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Author Topic: PBP mapping question  (Read 336 times)

Dave R

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PBP mapping question
« on: July 26, 2017, 06:22:15 AM »
Say I wanted to run a play by post hexcrawl/exploration game.  In person I could simply hand the party a blank sheet of hex paper and tell them mapping is up to them.  But for a play by post game, how would I do that?  Is there a website or an app that would manage that?  I guess worst case everybody gets hexmapper or hexographer and a dropbox account, but it seems like there should be a better way.

RunningLaser

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PBP mapping question
« Reply #1 on: July 26, 2017, 06:40:11 AM »
You can find numbered hex maps, Welsh Piper has some it looks like.  That way you can tell the players the features of hex 2.8 as they move there from hex 2.7 .

Dave R

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PBP mapping question
« Reply #2 on: July 26, 2017, 08:01:30 AM »
So, simultaneous maps?  Might have to go that way.  Though I suspect that'll turn into one or two party mappers plus dropbox, but maybe that's okay.

estar

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PBP mapping question
« Reply #3 on: July 26, 2017, 08:11:03 AM »
Quote from: Dave R;978321
Say I wanted to run a play by post hexcrawl/exploration game.  In person I could simply hand the party a blank sheet of hex paper and tell them mapping is up to them.  But for a play by post game, how would I do that?  Is there a website or an app that would manage that?  I guess worst case everybody gets hexmapper or hexographer and a dropbox account, but it seems like there should be a better way.

Just use Roll20 and keep it focused on the page with the map. Or use the handout section. In addition you can use the handout section to store any other images you want to reference to keep handy for the players. Normally Roll20 is meant to be used with everybody on-line at once but it can work as a reference site for a PBP as well.

And it free the various subscription levels have more storage but for this the free account level will probably work.

Skarg

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PBP mapping question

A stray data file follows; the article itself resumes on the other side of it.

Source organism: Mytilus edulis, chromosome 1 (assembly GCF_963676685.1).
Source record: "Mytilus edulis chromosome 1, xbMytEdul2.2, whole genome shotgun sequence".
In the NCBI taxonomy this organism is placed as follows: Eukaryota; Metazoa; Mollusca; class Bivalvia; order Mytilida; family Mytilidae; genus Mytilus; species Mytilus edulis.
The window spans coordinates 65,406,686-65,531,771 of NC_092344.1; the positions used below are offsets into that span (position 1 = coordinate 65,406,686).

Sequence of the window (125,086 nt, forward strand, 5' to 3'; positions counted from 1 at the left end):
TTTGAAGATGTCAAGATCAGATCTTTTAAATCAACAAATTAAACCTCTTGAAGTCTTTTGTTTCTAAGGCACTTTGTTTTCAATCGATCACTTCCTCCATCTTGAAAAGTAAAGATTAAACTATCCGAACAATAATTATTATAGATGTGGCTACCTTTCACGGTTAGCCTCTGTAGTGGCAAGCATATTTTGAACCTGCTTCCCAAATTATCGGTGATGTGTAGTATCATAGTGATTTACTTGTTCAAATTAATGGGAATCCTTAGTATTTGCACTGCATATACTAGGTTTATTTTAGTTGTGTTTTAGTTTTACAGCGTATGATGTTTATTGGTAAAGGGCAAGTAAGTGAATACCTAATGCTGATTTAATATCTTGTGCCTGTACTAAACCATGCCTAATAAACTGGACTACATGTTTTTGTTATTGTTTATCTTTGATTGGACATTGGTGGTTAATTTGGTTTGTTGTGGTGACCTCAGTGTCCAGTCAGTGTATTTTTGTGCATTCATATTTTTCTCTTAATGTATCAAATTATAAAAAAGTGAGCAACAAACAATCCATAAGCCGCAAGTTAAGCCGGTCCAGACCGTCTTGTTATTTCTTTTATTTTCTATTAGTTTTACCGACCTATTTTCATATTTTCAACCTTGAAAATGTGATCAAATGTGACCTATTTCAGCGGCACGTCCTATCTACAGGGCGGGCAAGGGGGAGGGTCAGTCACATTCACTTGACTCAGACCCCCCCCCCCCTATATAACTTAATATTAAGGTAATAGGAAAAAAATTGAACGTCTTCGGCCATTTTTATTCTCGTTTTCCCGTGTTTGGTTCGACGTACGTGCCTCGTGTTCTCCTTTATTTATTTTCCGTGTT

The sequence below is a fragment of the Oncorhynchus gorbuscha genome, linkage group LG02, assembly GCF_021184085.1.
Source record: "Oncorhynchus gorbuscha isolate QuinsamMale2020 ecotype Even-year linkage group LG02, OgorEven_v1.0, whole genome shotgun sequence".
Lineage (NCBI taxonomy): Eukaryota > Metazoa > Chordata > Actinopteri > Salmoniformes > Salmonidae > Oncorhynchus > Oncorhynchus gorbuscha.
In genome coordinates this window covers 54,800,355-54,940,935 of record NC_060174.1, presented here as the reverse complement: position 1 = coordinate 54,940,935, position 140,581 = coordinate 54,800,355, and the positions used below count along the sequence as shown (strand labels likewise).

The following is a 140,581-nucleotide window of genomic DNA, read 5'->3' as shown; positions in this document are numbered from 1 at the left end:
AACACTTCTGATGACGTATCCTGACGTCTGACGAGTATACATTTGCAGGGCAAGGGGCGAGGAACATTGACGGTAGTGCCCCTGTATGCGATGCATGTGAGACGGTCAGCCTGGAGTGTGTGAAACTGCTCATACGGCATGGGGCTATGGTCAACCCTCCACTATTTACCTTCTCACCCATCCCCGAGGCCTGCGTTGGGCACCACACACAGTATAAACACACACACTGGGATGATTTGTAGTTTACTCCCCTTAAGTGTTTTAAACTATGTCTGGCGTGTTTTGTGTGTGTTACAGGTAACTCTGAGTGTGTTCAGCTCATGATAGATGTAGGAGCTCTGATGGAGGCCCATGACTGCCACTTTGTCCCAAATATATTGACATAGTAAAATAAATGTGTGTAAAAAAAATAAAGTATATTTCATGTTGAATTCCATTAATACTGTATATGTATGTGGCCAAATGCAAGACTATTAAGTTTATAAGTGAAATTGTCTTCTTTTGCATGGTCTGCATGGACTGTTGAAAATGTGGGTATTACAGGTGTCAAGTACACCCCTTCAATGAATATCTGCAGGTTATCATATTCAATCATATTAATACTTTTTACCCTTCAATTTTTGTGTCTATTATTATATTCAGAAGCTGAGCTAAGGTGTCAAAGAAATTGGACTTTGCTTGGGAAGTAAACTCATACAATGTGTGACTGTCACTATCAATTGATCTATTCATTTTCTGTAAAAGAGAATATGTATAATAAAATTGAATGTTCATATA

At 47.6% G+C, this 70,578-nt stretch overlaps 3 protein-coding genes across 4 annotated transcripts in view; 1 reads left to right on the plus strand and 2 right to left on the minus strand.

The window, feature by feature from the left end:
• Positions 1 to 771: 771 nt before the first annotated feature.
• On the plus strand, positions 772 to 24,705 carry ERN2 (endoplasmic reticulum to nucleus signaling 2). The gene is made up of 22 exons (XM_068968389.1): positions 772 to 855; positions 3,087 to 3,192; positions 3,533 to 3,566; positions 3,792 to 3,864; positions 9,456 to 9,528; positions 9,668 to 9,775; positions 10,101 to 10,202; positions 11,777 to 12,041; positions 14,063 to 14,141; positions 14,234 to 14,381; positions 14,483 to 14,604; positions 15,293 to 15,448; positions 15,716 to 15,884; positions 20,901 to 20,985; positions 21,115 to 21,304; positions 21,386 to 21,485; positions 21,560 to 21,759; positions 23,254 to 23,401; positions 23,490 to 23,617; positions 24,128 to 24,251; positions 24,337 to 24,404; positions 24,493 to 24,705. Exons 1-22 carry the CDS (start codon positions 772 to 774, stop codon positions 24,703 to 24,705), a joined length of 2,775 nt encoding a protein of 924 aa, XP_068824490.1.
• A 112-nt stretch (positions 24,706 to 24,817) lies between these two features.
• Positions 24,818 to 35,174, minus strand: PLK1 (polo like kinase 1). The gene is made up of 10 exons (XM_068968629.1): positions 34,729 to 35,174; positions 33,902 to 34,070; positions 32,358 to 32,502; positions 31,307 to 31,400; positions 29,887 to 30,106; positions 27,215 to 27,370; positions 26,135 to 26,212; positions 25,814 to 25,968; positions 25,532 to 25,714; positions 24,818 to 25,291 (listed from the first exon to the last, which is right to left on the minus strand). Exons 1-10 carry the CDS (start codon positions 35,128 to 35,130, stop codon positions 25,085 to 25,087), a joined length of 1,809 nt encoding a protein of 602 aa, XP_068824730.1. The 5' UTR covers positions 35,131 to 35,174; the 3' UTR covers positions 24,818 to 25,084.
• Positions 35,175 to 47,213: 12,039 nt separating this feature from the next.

« Reply #4 on: July 26, 2017, 12:04:30 PM »
The nature of the maps depends on whether the expectation is for players to relate to hexes or not.

In the PBEM games I have run and played in over the decades, it has always seemed to work to use images and/or text to represent what players know about the world layout (usually a rough incomplete sketch world concept map, and a more detailed chart of the area(s) they know well, and additional charts/maps for situations they can see at the moment), and also maps representing actual maps in-game.

Unless the campaign is hex-oriented and/or has ability and need to map many accurate wilderness locations, there's been almost no call for hex coordinates. The maps I give PCs rarely have hexes these days, and the movement and observations are handled in text descriptions, with the GM using whatever map & rule systems he uses to figure out where they actually go etc.

But if the GM and/or players don't want that type of interaction, hex maps with coordinates is a very functional abstraction. I would tend to let players figure out how to try to make their own maps, unless they are a map-dyslexic player who wants to play a map-capable character (in which case I might try to foist the mapping duty onto another player, if I didn't want to do it myself).
« Last Edit: July 26, 2017, 12:07:24 PM by Skarg »

Dumarest

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PBP mapping question
« Reply #5 on: July 27, 2017, 03:37:34 PM »
Is there a reason they can't just map on paper from what you describe? Just make sure the description is clear. Player maps are seldom all that accurate anyway, at least in my experience, and it's quite fun when they make an error and rely on false information.  :D